The work of Thomas Rowe Price Jr still applies today, and is even better than more modern strategies, Ben Hobson argues.
In just over a decade since the financial crisis, growth strategies have proved to be some of the best ways of profiting from the stock market. But this year, economic strife has put “growth” under huge strain. Investors no longer enjoy a plentiful supply of shares offering fast-paced earnings - but they can still be found if you know where to look.
Back in 1937, a man named Thomas Rowe Price Jr opened a small investment business in Baltimore, US. His timing was hardly ideal, given that the Great Depression was only just ebbing away and the Second World War beckoned. Even so, T. Rowe Price went on to thrive, and today it is one of the biggest asset managers in the world, with more than $1 trillion (£770 billion) under management.
What set Rowe Price apart was an investment approach that focused on growth. Unlike the highly speculative strategies that had caused so much damage in the Wall Street crash of 1929, he was mindful of the business cycle.
In fact, he ditched the conventional wisdom that all stocks were cyclical. Instead, he believed that most companies passed through a life cycle of growth through to maturity and then decline. So he advised looking for “fertile fields for growth” and then holding those stocks for a long time.
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In detail, his strategy had both qualitative and quantitative rules. He liked to see aggressive, efficient management and well-paid employees. He also liked innovation, with firms that were making new products for new markets or doing something different in a mature market. It was there that he saw the potential for high profits.
In terms of financial measures, Rowe Price set out a number of rules that you see in a number of growth strategies today. He wanted to see strong and improving earnings, positive cashflow, a solid return on invested capital and high margins. But crucially, he did not want to over-pay. His was a “growth at a reasonable price” strategy and so the price/earnings ratios of his stocks needed to be restrained.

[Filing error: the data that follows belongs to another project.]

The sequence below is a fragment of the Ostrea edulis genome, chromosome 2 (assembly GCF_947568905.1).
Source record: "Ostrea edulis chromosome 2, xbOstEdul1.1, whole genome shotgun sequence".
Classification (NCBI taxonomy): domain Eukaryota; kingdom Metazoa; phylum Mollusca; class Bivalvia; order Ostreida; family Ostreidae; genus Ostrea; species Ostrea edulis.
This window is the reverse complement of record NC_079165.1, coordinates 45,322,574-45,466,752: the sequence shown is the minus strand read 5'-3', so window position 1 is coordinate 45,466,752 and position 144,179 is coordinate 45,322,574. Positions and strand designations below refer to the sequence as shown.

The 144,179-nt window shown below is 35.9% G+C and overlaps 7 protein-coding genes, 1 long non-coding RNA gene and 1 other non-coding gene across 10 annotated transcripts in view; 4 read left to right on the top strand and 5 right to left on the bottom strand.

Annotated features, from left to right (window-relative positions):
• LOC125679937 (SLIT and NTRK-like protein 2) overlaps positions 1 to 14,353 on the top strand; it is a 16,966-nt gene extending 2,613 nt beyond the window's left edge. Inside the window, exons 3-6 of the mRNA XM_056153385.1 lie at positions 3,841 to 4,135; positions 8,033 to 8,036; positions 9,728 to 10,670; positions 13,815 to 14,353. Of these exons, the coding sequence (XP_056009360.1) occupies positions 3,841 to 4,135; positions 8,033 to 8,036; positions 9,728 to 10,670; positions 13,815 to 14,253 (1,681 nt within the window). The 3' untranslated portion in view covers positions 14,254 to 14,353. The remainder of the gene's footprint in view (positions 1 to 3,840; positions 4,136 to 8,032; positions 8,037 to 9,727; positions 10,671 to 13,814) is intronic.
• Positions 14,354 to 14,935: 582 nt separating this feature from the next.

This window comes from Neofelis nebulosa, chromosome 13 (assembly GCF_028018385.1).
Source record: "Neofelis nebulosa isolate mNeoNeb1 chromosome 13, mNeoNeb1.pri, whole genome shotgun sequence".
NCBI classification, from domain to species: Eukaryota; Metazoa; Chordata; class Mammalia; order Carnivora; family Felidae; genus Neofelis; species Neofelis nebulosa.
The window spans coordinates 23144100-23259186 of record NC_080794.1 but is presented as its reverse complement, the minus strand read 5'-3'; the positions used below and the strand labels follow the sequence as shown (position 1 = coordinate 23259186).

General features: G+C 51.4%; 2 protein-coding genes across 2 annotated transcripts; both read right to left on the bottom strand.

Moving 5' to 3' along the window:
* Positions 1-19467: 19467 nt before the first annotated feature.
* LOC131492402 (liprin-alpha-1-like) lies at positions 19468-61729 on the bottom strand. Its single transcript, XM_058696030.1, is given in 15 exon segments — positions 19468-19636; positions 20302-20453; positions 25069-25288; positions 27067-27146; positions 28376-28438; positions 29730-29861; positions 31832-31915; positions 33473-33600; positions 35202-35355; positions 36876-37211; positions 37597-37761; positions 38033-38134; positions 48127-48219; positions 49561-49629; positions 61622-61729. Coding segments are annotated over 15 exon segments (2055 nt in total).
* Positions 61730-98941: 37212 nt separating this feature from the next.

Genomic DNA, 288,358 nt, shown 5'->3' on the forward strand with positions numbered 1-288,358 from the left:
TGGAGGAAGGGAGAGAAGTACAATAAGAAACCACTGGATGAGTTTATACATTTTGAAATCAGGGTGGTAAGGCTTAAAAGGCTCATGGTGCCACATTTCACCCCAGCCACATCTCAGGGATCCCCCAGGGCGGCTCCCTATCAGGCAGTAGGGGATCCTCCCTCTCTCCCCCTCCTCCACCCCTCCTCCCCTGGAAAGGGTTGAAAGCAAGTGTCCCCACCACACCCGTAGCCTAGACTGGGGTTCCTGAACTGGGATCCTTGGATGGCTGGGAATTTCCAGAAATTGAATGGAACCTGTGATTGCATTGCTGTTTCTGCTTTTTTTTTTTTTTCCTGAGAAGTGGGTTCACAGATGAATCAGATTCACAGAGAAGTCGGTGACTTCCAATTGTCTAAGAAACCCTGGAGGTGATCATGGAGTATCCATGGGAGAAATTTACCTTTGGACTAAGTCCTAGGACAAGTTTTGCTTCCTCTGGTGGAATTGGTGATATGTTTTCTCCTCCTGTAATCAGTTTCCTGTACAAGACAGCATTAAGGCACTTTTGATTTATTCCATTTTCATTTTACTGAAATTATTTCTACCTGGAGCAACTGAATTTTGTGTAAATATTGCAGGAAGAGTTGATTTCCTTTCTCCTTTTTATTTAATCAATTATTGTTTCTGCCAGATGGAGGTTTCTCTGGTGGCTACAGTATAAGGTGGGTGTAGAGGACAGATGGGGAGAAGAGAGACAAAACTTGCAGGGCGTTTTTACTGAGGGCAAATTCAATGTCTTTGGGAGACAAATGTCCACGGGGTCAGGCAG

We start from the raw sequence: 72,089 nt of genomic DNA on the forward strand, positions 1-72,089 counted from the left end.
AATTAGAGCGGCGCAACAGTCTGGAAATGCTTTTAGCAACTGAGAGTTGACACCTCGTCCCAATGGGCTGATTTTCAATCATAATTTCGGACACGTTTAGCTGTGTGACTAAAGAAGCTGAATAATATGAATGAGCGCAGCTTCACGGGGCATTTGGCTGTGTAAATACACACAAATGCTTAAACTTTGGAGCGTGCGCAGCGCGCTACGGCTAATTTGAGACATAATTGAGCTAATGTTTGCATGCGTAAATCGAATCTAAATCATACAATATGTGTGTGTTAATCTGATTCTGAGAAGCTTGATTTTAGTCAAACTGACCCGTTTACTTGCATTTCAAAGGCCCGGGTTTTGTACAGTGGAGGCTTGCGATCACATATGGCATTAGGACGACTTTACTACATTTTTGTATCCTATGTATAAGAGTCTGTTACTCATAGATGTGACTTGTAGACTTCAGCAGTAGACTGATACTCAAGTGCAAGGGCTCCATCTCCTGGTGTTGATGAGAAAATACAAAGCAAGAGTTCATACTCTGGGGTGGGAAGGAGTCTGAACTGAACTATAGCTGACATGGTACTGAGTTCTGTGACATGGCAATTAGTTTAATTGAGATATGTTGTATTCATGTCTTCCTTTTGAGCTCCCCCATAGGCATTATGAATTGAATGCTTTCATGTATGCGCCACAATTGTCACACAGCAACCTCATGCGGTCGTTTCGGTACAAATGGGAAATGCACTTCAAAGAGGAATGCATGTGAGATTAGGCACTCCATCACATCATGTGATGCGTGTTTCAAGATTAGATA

Rowe Price passed away in 1983 but by then he’d earned a reputation as the “father of growth investing”.
A strategy for the modern day?
A major problem for growth strategies this year is that there just are so few stocks that qualify for them. On one hand, earnings forecasts have been pared back right across the market, and that naturally affects these approaches.
But equally, small-cap growth names have actually performed quite well in 2020. And with rising valuations, growth strategies that insist on reasonable price-to-earnings (PE) ratios have suddenly found that there are fewer options out there.
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But the T. Rowe Price strategy offers some hope. Stocks that are trading on below average PE ratios, with above average earnings per share (EPS) growth over one, three and five years, positive cashflow, and high margins can be found.
Here are some that currently pass those tests. They range from financial trading firms like Plus 500 (LSE:PLUS), CMC Markets (LSE:CMCX) and IG Group (LSE:IGG) to innovative companies like Somero Enterprises (LSE:SOM), Hikma (LSE:HIK), Auto Trader (LSE:AUTO) and Judges Scientific (LSE:JDG).
|P/E Ratio||P/E Ratio 5-year avg||EPS Growth
|EPS 3-year CAGR
|EPS 5-year CAGR
Buying growth on the cheap is a tried and trusted strategy among some very successful investors. It naturally comes with risks (so it is important to be careful, especially in unpredictable conditions) but it can point to some potentially exciting companies.
Thomas Rowe Price Jr’s strategy combined growth and valuation with a consideration of the business lifecycle and a focus on companies with new products and new markets. It helped to forge what is now one of the most successful fund management companies in the world - so it is an approach that might be worth a closer look.
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